Here’s a contemporary image of The Blood-Red Knight from the British Library’s archives. It had a first run at Astley’s Amphitheatre on Westminster Bridge Road in London of 175 performances, making an eye-watering £18,000 for Astley and company, and was introduced to New York in 1823.

Horses in Harlem Under Threat

Manhattan’s carriage horses aren’t the only ones whose livelihood is under threat. When the ritzy Claremont Riding Academy on West 89th Street closed down in 2007, many thought that it was the last riding school on the island. Not true. The New York Riding Academy was founded by Dr George Blair in 1988, and offers free lessons to local kids every summer in Randall’s Park in Harlem. Former governor Mario Cuomo gave Blair permission to use a scrap of wasteland he’d cleared of debris, and, five years and several hundred thousand dollars of his own money later, Blair had the stable up and running. For thirty years, the kids of Harlem have been learning to ride in the park. But.

all that changed this summer when the Parks Department blocked off access to a road that the couple used to bring supplies to the stables, stopped mowing their lawn, and took about 100 feet of the grazing land, Blair said.

The Parks Department asked for permission to use a bit of their land to install a container to store rental bikes, said his wife, Ann Blair, 74.

“When they asked for a small piece of land, of course without hesitation we said, ‘Sure it’s fine,’” she said. “But then we saw a large area that we cleaned up for the horses be gone and taken with the blink of an eye.”

Dr. Blair was furious that the Parks Department would take over land used to provide free services to children in order to store bike rentals that local children can’t afford and the park profits from, he said.

More about the subsequent negotiations can be found here at DNA Info, but it doesn’t look good.

Ebony Horse Club in Brixton, London and Stepney Bank in Newcastle are two community riding programmes that have found support and continue to make a difference to local kids, although it looks like the project working with Dublin “pony kids” has evaporated (if it hasn’t, I’d love to find out more). The Emilie Faurie Foundation provides riding lessons at schools across the country. Wormwood Scrubs Pony Centre is (among other things) a Riding for the Disabled facility of long standing. Horses in the Hood works with youth in South Central LA. However, lately it’s seemed that many of the campaigns to ostensibly improve the welfare of urban horses seem to involve working against their owners rather than with them.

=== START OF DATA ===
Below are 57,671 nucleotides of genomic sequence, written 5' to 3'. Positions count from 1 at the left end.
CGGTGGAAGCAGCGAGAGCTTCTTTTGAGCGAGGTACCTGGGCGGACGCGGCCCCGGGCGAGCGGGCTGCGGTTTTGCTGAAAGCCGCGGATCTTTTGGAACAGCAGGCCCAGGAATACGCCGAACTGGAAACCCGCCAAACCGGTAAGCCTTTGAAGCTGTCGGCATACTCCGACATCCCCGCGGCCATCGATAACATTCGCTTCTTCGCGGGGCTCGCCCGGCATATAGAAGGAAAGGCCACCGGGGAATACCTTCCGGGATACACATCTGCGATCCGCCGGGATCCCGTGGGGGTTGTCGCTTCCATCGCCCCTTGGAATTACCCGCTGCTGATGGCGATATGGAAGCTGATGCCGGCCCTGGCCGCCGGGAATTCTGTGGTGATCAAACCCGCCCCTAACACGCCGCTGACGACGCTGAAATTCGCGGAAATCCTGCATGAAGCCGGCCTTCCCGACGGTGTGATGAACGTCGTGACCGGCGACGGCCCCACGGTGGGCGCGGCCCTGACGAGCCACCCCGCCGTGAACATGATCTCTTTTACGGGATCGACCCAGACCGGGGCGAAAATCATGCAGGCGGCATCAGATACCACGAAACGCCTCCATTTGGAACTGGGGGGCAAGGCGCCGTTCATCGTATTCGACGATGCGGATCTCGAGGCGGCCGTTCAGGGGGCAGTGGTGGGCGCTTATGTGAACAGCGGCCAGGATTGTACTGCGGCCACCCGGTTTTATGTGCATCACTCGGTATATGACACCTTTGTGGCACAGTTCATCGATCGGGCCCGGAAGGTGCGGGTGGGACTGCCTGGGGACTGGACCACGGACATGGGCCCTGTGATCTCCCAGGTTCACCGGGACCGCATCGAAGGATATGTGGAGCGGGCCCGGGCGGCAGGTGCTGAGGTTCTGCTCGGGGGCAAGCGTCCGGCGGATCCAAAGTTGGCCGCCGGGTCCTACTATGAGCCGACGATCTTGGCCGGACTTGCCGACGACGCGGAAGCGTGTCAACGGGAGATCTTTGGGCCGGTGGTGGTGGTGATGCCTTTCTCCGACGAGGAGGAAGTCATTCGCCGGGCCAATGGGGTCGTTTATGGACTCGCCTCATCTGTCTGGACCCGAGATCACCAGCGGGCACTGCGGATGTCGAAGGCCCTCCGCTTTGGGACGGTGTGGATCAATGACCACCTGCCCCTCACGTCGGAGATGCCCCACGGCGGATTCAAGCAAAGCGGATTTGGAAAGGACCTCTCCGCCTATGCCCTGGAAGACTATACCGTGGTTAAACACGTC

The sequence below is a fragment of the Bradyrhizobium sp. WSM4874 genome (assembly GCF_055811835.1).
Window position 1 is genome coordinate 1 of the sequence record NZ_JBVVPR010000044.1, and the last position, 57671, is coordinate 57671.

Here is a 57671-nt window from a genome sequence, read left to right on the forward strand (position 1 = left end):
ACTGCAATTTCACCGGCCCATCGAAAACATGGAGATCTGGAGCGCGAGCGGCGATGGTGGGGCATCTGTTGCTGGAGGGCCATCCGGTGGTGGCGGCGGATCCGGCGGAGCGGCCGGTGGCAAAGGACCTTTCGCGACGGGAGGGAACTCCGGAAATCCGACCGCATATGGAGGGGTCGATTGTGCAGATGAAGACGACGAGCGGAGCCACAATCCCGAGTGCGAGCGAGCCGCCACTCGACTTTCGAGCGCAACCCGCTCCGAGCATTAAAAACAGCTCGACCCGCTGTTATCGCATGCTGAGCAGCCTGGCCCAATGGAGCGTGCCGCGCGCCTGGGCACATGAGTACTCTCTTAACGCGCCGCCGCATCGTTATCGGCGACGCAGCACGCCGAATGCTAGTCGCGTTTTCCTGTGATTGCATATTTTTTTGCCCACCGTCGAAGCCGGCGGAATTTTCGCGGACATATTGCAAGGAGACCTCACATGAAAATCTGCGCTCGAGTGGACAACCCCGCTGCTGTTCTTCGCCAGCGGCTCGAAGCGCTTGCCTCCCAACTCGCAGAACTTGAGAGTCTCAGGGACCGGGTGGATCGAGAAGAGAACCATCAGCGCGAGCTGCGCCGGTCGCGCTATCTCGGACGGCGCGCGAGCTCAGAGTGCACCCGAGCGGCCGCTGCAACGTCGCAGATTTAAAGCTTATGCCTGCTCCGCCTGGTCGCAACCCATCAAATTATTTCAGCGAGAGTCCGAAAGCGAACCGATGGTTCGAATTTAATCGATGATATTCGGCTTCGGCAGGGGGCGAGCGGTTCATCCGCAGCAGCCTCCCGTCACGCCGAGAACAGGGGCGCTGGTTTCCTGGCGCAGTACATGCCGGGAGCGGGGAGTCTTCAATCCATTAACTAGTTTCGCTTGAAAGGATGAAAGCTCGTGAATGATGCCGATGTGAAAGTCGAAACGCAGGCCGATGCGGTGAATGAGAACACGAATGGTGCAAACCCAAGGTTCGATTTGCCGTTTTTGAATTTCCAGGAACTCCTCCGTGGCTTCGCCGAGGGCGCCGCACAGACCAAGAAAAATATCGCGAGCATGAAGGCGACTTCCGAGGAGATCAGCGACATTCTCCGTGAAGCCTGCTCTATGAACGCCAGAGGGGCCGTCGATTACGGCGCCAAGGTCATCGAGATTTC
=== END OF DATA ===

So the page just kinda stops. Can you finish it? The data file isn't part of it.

Most of the establishments targeted recently by campaigners and city authorities happen to be those run by people who are both poor and, often, not white: some Baltimore “street arabbers” lost horses earlier this year, Fletcher Street Riding Club in Philadelphia was bulldozed, and the Cedar Lanes Stables of the Federation of Black Cowboys was shut down. The Westway stables in London are underthreat of being replaced with a skate park.

Stables are not viewed as contributions to communities, perhaps because horses are still seen as the domain of the rich and the spoiled. And my goodness, the space they take up that could be converted into nice luxury apartments… AHEM.

To me there also seems to be a bit of a disconnect between the generosity of horselovers to rescues or therapy programmes, and the cold shoulder shown to potentially life-changing urban projects for kids. We horse-crazy people know just what gifts we were lucky enough to experience in our own horsey childhoods, and yet beyond charity appeals for great organisations like Riding for the Disabled, I don’t see much fundraising to help bring that joy to children who don’t have much else.

Go to any equestrian chat forum and you’ll see one familiar refrain come up among the battles over barefoot vs. shod and feeding regimens: other people don’t understand equestrianism. Why aren’t there more horse sports on the TV like there used to be? Why don’t cyclists and motorists slow down for horses? Are people really complaining about horse manure on roads? Why do people dismiss me as a posh idiot when I say I own horses? Why don’t people understand how important the issue of horse slaughter is, or what’s happening to mustangs? Why don’t they know how great equine-assisted therapy is?